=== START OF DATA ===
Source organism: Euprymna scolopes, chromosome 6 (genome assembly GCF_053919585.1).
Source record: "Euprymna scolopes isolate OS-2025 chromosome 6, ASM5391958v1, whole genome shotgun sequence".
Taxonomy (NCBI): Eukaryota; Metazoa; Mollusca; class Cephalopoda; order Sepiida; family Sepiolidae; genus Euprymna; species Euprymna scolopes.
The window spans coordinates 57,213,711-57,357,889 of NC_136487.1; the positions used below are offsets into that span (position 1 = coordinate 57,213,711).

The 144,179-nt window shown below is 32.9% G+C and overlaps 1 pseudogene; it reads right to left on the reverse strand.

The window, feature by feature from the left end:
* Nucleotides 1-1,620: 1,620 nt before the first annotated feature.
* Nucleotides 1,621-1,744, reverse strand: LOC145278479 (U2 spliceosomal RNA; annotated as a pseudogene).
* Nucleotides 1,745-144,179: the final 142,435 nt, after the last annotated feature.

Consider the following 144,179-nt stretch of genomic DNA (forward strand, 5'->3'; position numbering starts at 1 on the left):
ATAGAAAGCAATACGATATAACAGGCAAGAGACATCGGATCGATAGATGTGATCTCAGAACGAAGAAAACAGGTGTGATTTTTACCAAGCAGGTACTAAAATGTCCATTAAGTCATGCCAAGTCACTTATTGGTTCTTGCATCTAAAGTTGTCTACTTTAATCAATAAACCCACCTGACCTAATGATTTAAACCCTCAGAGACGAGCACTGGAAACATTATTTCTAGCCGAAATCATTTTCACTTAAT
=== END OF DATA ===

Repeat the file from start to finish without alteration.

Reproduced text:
Source organism: Euprymna scolopes, chromosome 6 (genome assembly GCF_053919585.1).
Source record: "Euprymna scolopes isolate OS-2025 chromosome 6, ASM5391958v1, whole genome shotgun sequence".
Taxonomy (NCBI): Eukaryota; Metazoa; Mollusca; class Cephalopoda; order Sepiida; family Sepiolidae; genus Euprymna; species Euprymna scolopes.
The window spans coordinates 57,213,711-57,357,889 of NC_136487.1; the positions used below are offsets into that span (position 1 = coordinate 57,213,711).

The 144,179-nt window shown below is 32.9% G+C and overlaps 1 pseudogene; it reads right to left on the reverse strand.

The window, feature by feature from the left end:
* Nucleotides 1-1,620: 1,620 nt before the first annotated feature.
* Nucleotides 1,621-1,744, reverse strand: LOC145278479 (U2 spliceosomal RNA; annotated as a pseudogene).
* Nucleotides 1,745-144,179: the final 142,435 nt, after the last annotated feature.

Consider the following 144,179-nt stretch of genomic DNA (forward strand, 5'->3'; position numbering starts at 1 on the left):
ATAGAAAGCAATACGATATAACAGGCAAGAGACATCGGATCGATAGATGTGATCTCAGAACGAAGAAAACAGGTGTGATTTTTACCAAGCAGGTACTAAAATGTCCATTAAGTCATGCCAAGTCACTTATTGGTTCTTGCATCTAAAGTTGTCTACTTTAATCAATAAACCCACCTGACCTAATGATTTAAACCCTCAGAGACGAGCACTGGAAACATTATTTCTAGCCGAAATCATTTTCACTTAAT